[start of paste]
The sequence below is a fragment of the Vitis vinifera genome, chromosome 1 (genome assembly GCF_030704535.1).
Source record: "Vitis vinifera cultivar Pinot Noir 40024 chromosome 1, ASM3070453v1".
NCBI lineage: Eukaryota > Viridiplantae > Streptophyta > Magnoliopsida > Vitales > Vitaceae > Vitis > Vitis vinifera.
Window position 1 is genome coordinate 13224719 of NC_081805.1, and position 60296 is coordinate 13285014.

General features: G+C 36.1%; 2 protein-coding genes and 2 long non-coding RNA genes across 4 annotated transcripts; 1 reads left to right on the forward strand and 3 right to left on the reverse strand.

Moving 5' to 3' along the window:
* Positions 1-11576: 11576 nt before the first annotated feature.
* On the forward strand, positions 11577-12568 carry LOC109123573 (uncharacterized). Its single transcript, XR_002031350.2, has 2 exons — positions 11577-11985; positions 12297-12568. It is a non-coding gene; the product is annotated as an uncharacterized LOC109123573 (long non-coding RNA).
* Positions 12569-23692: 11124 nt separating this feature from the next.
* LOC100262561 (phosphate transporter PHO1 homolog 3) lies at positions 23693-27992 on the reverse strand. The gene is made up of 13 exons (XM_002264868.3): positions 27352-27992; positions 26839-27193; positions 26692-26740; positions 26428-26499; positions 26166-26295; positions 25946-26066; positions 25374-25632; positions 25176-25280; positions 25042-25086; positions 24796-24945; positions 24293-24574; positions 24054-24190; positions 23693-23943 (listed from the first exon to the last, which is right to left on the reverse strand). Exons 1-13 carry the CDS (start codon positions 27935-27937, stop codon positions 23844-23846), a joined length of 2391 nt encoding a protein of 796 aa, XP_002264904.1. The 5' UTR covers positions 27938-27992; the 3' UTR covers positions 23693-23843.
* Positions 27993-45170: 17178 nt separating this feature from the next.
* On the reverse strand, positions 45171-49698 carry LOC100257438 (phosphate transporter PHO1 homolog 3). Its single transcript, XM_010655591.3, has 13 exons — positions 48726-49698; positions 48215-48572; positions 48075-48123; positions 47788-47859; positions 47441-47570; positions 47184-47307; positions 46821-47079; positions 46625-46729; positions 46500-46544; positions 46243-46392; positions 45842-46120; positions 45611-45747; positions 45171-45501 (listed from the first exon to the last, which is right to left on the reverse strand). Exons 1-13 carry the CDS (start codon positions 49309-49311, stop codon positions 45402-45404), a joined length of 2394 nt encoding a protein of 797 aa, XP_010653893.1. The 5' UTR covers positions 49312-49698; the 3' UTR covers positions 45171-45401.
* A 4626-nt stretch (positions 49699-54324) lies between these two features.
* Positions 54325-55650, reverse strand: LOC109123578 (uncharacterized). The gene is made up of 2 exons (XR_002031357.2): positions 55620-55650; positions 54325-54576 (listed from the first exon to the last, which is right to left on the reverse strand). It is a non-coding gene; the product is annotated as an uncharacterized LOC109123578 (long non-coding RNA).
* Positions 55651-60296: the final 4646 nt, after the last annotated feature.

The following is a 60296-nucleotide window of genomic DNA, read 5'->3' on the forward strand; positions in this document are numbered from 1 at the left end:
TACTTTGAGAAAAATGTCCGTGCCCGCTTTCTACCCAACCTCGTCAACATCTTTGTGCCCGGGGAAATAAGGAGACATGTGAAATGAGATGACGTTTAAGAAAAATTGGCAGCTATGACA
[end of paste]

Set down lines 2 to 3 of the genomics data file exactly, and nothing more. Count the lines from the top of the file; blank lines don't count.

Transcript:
Source record: "Vitis vinifera cultivar Pinot Noir 40024 chromosome 1, ASM3070453v1".
NCBI lineage: Eukaryota > Viridiplantae > Streptophyta > Magnoliopsida > Vitales > Vitaceae > Vitis > Vitis vinifera.